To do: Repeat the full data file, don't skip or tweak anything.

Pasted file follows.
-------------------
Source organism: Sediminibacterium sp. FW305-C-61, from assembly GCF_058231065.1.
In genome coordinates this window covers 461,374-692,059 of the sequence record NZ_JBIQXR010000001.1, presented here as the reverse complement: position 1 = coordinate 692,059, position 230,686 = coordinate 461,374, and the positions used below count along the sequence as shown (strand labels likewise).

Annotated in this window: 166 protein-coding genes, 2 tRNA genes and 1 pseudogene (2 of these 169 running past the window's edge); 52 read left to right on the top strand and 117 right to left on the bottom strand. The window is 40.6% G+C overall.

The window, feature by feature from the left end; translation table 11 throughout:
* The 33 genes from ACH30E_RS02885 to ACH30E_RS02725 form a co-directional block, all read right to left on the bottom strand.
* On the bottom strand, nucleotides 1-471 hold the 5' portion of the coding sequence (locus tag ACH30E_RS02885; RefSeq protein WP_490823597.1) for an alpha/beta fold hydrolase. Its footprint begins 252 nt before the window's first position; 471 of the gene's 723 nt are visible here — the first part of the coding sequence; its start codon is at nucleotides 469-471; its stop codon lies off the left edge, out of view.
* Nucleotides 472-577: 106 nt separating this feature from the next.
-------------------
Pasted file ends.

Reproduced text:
Source organism: Sediminibacterium sp. FW305-C-61, from assembly GCF_058231065.1.
In genome coordinates this window covers 461,374-692,059 of the sequence record NZ_JBIQXR010000001.1, presented here as the reverse complement: position 1 = coordinate 692,059, position 230,686 = coordinate 461,374, and the positions used below count along the sequence as shown (strand labels likewise).

Annotated in this window: 166 protein-coding genes, 2 tRNA genes and 1 pseudogene (2 of these 169 running past the window's edge); 52 read left to right on the top strand and 117 right to left on the bottom strand. The window is 40.6% G+C overall.

The window, feature by feature from the left end; translation table 11 throughout:
* The 33 genes from ACH30E_RS02885 to ACH30E_RS02725 form a co-directional block, all read right to left on the bottom strand.
* On the bottom strand, nucleotides 1-471 hold the 5' portion of the coding sequence (locus tag ACH30E_RS02885; RefSeq protein WP_490823597.1) for an alpha/beta fold hydrolase. Its footprint begins 252 nt before the window's first position; 471 of the gene's 723 nt are visible here — the first part of the coding sequence; its start codon is at nucleotides 469-471; its stop codon lies off the left edge, out of view.
* Nucleotides 472-577: 106 nt separating this feature from the next.